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Apparel & Accessories

Gear: SmartWool a Smart Choice for Spring and Fall

Spring 2010 cycling apparel from SmartWool touts that it keeps you cool when it's warm and warm when it's cool.

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The days, minute by minute, are finally getting longer, but that doesn’t necessarily mean they are getting much warmer.

So until then, keeping climate comfortable on the bike is key. With dresser drawers full of gear made from synthetic blends, it was with some curiosity that I took on the chill wearing wool — SmartWool to be exact.

First off, this isn’t your scratchy, hair-shirt wool from yesteryear. Make no mistake, SmartWool’s Merino wool cycling offerings for spring 2010 fit right in with all your Lycra, Spandex, polypropylene and polyester infused clothing.

Cool Warm, Warm Cool

Most of my rides in the SmartWool gear took place during the fall before the first snows in California’s Sierra Nevada, where at 6,000-feet plus it gets cool in the shade of the woods yet warm in the open spaces. Put it this way, there are plenty of sweat-inducing climbs followed by chilly descents.

SmartWool maintains that its apparel for 2010, made with “Technical Knit Merino,” is wearable through every season — essentially keeping you cool when it’s warm and warm when it’s cool. I found that I got hot when it was warm and pretty much stayed warm when it got cold.

What I mean is that on sustained climbs exposed to the sun, I was perspiring pretty good. For most of my rides I was decked out in SmartWool’s Rambition bib knicker, over which I wore the Betasso MTB short and either the Betasso pullover MTB jersey or the full-zip Flagstaff jersey. Both jerseys incorporate a mesh T.K.M. fabric on the side and back to help your warming and cooling. I wore arm warmers from another company, and depending on the temperature they were either pulled up or pushed down.

Climbing in the autumn sun proved warm and sweaty, which I dreaded because what goes up must come down — in the autumn wind. But here is the beauty of SmartWool’s Technical Knit Merino: Even though I had worked up a sweat, my thoughts on the descents weren’t preoccupied with being cold and clammy because, well, I didn’t feel cold or clammy. I guess that’s why it’s called SmartWool.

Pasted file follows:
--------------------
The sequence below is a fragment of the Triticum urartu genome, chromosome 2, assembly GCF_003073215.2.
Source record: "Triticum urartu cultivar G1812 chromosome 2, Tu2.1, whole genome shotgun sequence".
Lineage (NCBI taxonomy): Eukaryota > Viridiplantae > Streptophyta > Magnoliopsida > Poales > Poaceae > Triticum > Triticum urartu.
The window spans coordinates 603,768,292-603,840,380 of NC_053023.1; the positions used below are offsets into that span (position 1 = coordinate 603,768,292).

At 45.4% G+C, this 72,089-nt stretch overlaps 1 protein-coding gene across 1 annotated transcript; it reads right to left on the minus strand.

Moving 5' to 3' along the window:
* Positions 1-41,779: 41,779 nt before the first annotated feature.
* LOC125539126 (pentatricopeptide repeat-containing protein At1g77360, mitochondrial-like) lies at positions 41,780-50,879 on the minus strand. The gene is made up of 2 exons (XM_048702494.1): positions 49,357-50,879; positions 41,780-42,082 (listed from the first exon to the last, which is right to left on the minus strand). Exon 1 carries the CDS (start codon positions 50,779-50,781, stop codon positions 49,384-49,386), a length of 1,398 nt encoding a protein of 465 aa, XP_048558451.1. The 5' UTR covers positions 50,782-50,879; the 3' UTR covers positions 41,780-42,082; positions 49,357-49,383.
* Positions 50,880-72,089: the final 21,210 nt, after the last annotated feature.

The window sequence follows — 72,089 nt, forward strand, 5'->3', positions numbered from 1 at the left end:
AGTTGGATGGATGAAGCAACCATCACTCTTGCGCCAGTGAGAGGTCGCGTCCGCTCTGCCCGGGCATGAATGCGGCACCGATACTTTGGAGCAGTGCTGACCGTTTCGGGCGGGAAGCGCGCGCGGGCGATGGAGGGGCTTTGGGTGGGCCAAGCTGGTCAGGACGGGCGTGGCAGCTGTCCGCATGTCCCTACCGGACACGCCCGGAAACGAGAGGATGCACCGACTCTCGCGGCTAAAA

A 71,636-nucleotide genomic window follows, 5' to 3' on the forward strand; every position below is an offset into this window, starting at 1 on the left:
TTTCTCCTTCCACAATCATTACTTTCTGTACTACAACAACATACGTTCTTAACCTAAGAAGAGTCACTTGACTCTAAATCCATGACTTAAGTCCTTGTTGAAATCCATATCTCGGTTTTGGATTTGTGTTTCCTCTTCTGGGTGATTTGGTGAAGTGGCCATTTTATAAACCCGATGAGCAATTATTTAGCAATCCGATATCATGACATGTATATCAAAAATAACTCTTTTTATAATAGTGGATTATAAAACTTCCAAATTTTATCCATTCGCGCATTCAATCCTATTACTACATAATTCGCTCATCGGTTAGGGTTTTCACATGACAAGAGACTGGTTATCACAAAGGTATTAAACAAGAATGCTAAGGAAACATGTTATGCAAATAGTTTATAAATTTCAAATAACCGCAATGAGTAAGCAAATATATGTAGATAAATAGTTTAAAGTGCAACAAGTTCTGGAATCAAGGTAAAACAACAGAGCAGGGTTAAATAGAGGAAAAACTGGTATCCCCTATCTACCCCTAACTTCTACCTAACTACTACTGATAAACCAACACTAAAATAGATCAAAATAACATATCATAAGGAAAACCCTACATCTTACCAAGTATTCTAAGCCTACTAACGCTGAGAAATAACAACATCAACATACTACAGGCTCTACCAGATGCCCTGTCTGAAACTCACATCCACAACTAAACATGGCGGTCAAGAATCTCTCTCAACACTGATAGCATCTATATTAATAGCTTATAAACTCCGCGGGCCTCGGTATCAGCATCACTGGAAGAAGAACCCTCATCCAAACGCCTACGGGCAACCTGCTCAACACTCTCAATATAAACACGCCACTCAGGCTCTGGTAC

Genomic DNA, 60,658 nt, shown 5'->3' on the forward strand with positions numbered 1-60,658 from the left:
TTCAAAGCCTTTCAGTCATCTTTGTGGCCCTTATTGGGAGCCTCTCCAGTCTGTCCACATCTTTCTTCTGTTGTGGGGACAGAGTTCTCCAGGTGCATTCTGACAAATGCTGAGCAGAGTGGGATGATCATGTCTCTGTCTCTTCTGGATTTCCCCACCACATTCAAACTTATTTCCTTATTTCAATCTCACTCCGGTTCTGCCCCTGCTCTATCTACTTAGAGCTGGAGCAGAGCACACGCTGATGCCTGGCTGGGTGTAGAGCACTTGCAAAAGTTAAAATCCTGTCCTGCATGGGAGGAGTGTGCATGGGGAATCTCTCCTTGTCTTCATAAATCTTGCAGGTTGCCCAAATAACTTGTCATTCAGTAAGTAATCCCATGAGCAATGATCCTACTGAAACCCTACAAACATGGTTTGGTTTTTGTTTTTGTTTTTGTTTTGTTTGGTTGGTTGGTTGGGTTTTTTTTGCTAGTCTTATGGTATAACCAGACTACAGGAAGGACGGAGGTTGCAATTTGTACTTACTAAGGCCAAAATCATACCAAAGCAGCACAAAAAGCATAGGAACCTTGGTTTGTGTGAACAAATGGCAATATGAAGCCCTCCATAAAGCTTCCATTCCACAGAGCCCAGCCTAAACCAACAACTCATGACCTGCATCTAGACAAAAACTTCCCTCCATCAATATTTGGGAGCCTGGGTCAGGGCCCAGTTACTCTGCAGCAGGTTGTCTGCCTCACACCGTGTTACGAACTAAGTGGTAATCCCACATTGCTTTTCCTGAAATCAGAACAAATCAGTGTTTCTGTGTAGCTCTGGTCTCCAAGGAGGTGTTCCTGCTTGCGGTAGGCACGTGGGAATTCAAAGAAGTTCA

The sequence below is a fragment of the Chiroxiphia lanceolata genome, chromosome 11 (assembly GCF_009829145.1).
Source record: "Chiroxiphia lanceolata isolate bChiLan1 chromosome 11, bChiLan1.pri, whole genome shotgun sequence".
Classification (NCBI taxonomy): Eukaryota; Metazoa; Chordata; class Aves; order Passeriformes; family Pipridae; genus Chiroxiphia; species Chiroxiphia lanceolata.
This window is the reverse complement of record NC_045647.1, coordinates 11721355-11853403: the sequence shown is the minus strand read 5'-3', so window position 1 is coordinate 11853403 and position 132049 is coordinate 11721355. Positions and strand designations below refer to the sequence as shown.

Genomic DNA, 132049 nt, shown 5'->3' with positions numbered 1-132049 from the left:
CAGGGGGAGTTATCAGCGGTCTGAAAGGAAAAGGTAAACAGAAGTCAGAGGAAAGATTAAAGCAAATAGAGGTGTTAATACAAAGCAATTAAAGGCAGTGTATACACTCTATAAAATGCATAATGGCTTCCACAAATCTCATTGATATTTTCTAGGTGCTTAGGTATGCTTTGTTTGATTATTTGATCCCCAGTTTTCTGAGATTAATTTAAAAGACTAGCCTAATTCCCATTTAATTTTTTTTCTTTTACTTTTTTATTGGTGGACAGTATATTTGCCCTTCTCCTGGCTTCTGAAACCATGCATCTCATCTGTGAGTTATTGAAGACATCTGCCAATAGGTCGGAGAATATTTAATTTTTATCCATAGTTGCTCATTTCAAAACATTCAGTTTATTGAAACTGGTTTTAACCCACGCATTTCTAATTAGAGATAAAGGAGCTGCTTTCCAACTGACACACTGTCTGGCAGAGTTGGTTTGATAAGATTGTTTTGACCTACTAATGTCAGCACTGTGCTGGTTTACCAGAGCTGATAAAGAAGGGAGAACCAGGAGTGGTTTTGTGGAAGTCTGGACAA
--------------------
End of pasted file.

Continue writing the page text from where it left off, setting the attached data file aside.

No Stink

It’s that moisture and temperature regulation, combined with breathability, that make wool a smart choice. Another cool feature of Merino wool is its antimicrobial attributes, meaning less stink than your other synthetic gear — something the person behind you on your next ride will be thankful for. And when you do get around to washing your SmartWool items you can just throw them into the washer and dryer.

All in all, the SmartWool gear performed great. Personally, I like the logo/sponsor-free aesthetic and the understated colors. Are some of the items, like the jerseys, suited to year-round riding? No, I wouldn’t wear them in the middle of summer, but they’ll be on the top of the pile come spring and fall.

Betasso MTB Short
SRP $160

For 2010, SmartWool is also offering up the baggy Betasso short. It features a snap-in liner with a 100 percent polyester outer. In my opinion, it’s actually one of the few baggy shorts that I like: understated, somewhat fitted and not adorned with bulky cargo pockets. It has hand pockets and low-profile zip pockets on the leg that make for easy access to gels.

Because I prefer wearing bib shorts when riding, I mostly wore the Betasso short — minus the liner — over the Rambition. As with most non-bib cycling shorts — fitted as well as baggy — the Betasso short with the liner in tended to scoot down while my jersey scooted up, exposing one of my peeves — cycling plumber’s crack. Cinching down on the Betasso short’s offset buckle/webbing closure helped with the fit, but as the old saying goes, once you’ve gone bib, you never go back.

Rambition bib knickers
SRP $180

• 8-panel ergonomic bib design, flatlock seams
• SmartWool-covered men’s specific Italian 10mm chamois
• SmartWool Technical Knit Merino
The SmartWool lining over the chamois’ foam core was comfortable on the first ride. Chafing was never an issue due to the bib’s seamless construction. My only real criticism is when I wore these knickers — without the Betasso short shell — on a technical ride where I was on and off the saddle. The chamois and surrounding fabric tended to go slack and bunch up, which caught on my seat tip more than once. That said, the leg cuffs stayed comfortably in place as did the shoulder straps.

Betasso MTB Jersey
SRP: $95

• raglan short-sleeve jersey with drop-tail cycling fit
• pieced mesh panels at underarms, side seams and over shoulders for passive venting
• SmartWool T.M.K. jersey knit
As with the Betasso MTB short, the jersey is understated yet functional. The demo I wore featured a rear pocket, but the jerseys produced for 2010 won’t have them. A low-profile side-seam pocket is a cool feature for stashing various items. While I wouldn’t wear this jersey in the middle of summer, it would be a mainstay in fall and spring.

Flagstaff Jersey
SRP: $110

• full-length center front zipper
• Pieced mesh panels at underarms and back yoke for passive venting
• Three standard drop-in back pockets with grommet for media cord
• Reflective logos and piping at bottom edge of back pockets for visibility
• SmartWool T.K.M. Jersey knit
The full zip on the Flagstaff is great for regulating your temperature on those rides that serve up climbs and descents. While the rear pockets held items securely, they were a little difficult to get into while on and off the bike. As for looks, the jersey I tested was an OK blue, but the rear pockets were black, which lent a piecemeal look. As with the Betasso jersey, I probably wouldn’t wear the Flagstaff in Flagstaff in August, but definitely would wear it in cooler months.

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